Eating Out

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First Pull of Snatch

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10 Up and Over 24/20
10 Pullups
10 KB Swings 1.5/1

 Eating Out

Eating in your favorite restaurants and staying paleo can seem like a very difficult task, particularly at first, but if you plan ahead, it’s definitely a fun possibility. Of course, when you are eating paleo, you’re probably going to cook a lot more and eat more of your meals at home, but it is possible to enjoy the occasional treat, such as a night out with friends.

The basics of the paleo diet, meat, fish, vegetables, fruits, nuts and seeds, are likely going to be available in many forms in your favorite restaurants, but it’s important to keep a close eye on non-paleo additions to the restaurant meals. You may feel like you’re being a bother to your server when you go out and insist only on paleo-friendly options, but don’t worry, they’re used to it. Eating paleo is similar to dealing with a diner who eats only gluten-free food, or has food allergies, or follows any other specific diet.

Tips for eating paleo in any restaurant:

  • Order your meat without sauces, or ask for the sauce on the side. Many chicken and beef dishes come covered in various, potentially unidentified sauces, and they are likely not paleo-friendly.
  • Choose side dishes carefully, or leave them off altogether. You can replace the common, potato-based sides (mashed potatoes, French fries, baked potatoes, and the list goes on), with extra vegetables. Just make sure your vegetables, like your meat, aren’t covered in sauce. If you can’t get extra vegetables that are in line with your paleo diet, just leave them off altogether.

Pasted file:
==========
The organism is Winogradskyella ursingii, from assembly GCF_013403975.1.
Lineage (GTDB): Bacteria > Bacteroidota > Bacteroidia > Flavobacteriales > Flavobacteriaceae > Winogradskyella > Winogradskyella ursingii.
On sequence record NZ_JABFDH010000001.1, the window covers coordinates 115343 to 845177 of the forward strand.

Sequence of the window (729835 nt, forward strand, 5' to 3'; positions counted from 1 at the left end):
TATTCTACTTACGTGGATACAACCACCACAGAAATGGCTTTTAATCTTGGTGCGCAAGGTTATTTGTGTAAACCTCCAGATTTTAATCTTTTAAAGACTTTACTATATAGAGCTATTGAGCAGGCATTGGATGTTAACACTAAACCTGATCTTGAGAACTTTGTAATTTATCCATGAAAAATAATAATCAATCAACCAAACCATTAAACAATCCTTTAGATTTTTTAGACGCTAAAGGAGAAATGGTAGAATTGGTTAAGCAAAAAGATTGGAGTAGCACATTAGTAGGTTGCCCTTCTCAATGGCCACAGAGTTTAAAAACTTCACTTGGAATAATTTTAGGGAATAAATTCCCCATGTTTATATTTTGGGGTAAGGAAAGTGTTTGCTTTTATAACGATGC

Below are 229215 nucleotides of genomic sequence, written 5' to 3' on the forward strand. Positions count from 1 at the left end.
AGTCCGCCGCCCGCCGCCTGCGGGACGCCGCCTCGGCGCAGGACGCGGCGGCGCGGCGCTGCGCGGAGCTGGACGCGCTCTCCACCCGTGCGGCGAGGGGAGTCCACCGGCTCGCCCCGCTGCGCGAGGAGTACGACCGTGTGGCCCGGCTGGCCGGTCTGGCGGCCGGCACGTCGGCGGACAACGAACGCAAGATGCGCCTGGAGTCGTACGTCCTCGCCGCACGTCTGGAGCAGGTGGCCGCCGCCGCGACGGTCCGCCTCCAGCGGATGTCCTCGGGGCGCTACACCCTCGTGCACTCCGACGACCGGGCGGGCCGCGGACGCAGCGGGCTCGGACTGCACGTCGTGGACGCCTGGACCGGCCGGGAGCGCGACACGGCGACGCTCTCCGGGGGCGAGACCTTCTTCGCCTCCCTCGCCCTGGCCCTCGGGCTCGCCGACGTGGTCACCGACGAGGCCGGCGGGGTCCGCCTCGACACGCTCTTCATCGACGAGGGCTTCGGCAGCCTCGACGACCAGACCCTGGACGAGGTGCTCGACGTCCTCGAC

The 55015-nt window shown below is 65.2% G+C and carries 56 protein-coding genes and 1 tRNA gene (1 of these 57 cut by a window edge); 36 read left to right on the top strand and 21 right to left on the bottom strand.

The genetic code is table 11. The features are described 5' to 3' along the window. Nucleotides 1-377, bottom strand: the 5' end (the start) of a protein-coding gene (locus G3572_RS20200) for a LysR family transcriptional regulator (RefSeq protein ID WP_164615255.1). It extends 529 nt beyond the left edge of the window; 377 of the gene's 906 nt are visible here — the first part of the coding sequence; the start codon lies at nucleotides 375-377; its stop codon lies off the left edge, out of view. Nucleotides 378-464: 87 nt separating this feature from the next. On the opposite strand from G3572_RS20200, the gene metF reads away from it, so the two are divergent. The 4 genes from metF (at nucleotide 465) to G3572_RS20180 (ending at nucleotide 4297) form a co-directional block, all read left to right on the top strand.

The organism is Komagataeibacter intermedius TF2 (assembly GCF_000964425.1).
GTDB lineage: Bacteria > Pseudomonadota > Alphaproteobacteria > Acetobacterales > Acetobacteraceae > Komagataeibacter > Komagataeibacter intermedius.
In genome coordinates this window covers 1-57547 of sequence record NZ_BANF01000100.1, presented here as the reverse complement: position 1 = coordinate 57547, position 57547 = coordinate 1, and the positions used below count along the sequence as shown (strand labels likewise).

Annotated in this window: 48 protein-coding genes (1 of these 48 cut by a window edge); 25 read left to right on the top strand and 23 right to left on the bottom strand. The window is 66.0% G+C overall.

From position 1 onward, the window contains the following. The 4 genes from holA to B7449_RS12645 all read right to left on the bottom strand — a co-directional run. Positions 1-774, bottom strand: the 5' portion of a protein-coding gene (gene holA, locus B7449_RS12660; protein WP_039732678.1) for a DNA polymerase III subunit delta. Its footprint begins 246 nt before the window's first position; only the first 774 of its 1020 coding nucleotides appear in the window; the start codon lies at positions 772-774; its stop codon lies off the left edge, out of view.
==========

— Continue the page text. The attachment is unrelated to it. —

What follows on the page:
• When ordering seafood you’ll most likely definitely want to leave the sauce off, if it comes in any. Sauces for seafood are almost always creamy, dairy-based, and definitely not paleo. Seafood also often comes in deep-fried form, so be sure you specify your cooking desired cooking method (grilled, seared, baked, sautéed).
  • Mexican restaurants are a great choice for paleo options. You can order dishes such as tacos or fajitas, without the tortilla, and enjoy all the meat or seafood and veggies. Guacamole and pico de gallo also generally work well for followers of the paleo diet. When ordering at a Mexican restaurant, it might be best to ask your server to leave off the tortillas entirely, to avoid the temptation of having them lying on your plate.
  • When going out for sushi, you can often order specially-made rolls that don’t involve rice. There are also rolls included on many menus that are only wrapped in a thin slice of cucumber.
  • Research restaurants in your area ahead of time, so you have a ready-made list of paleo-friendly dining options. Most restaurants have menus posted on their websites, so plan ahead and choose what you’ll eat and how you’ll order it before going to the restaurant. This will take the guess-work out of the process, that can often lead to the temptation to stray from your paleo lifestyle. If you’re really ambitious, you can make several lists. One list for restaurants close to work, one for restaurants close to home, one for inexpensive dining options, one for more expensive options, etc. It’s also a good idea to include several paleo-friendly options on each restaurant list, to avoid burnout.

With a little planning, you can enjoy a night on the town and stay paleo!




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